Following on from the previous article Black Women in Fashion I would be remiss to not write about Ann Lowe, an American Designer who dressed one of America’s First Ladies, Jacqueline Kennedy.

Ann Lowe described by Julia Faye Smith in her book ‘Something to Prove’  ‘America’s Forgotten Designer’ I echo that sentiment.  I first came across Ann Lowe’s work in 1999 at The Black Fashion Museum in Washington DC on display were day and evening gowns, made with her signature handmade fabric flowers, the dresses in pristine condition, the fabrics vibrant in colour and detail.

Ann Lowe born in 1898 Clayton Alabama USA the Jim Crow South, a time frozen in prejudice (that’s putting it politely) segregation laws rife, life was already fraught with obstacles for this young starlet.  Ann’s mother, Grandmother and Great Grandmother were expert Seamstresses their skills being passed down to each generation Ann would later follow in their footsteps.  I see this part of Ann’s story as heredity in the making; I think of my paternal Grandmother a renown dressmaker/designer, as a child I unknowingly pick up the baton, or in my case my Singer treadle sewing machine!

Anyway, back to Ann; in 1914 tragedy struck, Ann was 16 years old, her mother Jane Cole Lowe became ill and died, at the time her mother, Grandmother Georgia, and Ann were working on an order of 4 gowns for the wife and daughters of the governor of Alabama.  Despite her grief Ann paid homage to her mother by completing the order, much to everyone’s delight.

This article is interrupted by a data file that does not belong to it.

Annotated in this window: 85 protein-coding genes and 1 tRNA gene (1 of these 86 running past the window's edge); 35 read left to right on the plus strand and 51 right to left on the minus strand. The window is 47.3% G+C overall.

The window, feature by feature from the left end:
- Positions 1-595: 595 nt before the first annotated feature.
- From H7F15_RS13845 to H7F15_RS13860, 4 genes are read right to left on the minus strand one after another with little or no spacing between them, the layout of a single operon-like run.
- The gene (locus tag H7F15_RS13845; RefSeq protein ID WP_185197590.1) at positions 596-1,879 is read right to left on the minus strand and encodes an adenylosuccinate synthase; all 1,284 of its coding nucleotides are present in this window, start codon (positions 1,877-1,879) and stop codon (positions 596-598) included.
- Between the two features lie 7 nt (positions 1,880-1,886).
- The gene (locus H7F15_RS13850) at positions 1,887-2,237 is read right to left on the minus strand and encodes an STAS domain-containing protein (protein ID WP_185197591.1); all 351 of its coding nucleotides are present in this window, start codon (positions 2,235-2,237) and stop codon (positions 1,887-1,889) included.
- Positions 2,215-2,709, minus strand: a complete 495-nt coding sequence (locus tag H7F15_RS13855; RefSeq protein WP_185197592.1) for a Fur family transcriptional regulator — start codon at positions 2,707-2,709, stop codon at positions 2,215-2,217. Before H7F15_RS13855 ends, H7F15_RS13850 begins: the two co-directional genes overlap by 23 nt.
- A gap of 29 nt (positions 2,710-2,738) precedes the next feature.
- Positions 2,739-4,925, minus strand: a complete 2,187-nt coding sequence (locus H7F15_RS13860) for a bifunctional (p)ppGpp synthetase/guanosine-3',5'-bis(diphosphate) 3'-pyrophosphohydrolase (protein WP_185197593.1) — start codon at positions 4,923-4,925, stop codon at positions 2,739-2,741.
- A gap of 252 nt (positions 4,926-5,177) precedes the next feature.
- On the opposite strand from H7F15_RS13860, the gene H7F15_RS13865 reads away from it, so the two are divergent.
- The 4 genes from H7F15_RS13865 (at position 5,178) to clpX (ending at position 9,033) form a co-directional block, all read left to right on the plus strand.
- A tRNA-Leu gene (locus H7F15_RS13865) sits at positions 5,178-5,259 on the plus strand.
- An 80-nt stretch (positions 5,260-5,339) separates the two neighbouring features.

So think of the time in which Ann is living, the pain of grief, your mother, grandmother, and great grandmother handing you the baton to continue building upon the legacy.  Ann already has a passion for the artisan craft and decides she is going to become a Designer (I can feel the fanfare of ta-da when you introduce a revelation).  Ann was building a reputation for herself with the wealthy elite social set but wanted to expand on her education.

It’s now 1917 Ann travels to the Design School in New York City, the director of the school had only conversed with her through correspondence, assumptions were made no doubt, as he was not expecting a black woman.  However, on her arriving at the school he did not send her away, the students of the class were not so generous, they refused to study with a Negro; Ann segregated studied alone in a separate classroom. Neither the teachers nor the students thought that Ann would have a place in the world of fashion, little did they know what lay ahead, don’t you just love the way karma slaps some people upside their head!

The irony, whilst alone and segregated Ann’s work was used as an example of craftsmanship for the other students, even more ironic is that Ann completed the 2 year course in 1 year.

I fast forward moving beyond Ann’s home-life, to her business in New York, Ann is not only dressing society’s elite but Hollywood stars; Olivia de Havilland wore an Ann Lowe gown to receive her Oscar for best actress in 1947.  Yet the disgrace was Ann Lowe was not credited for having designed and made the gown it was cited as ‘unknown’.  I know, don’t get me started!!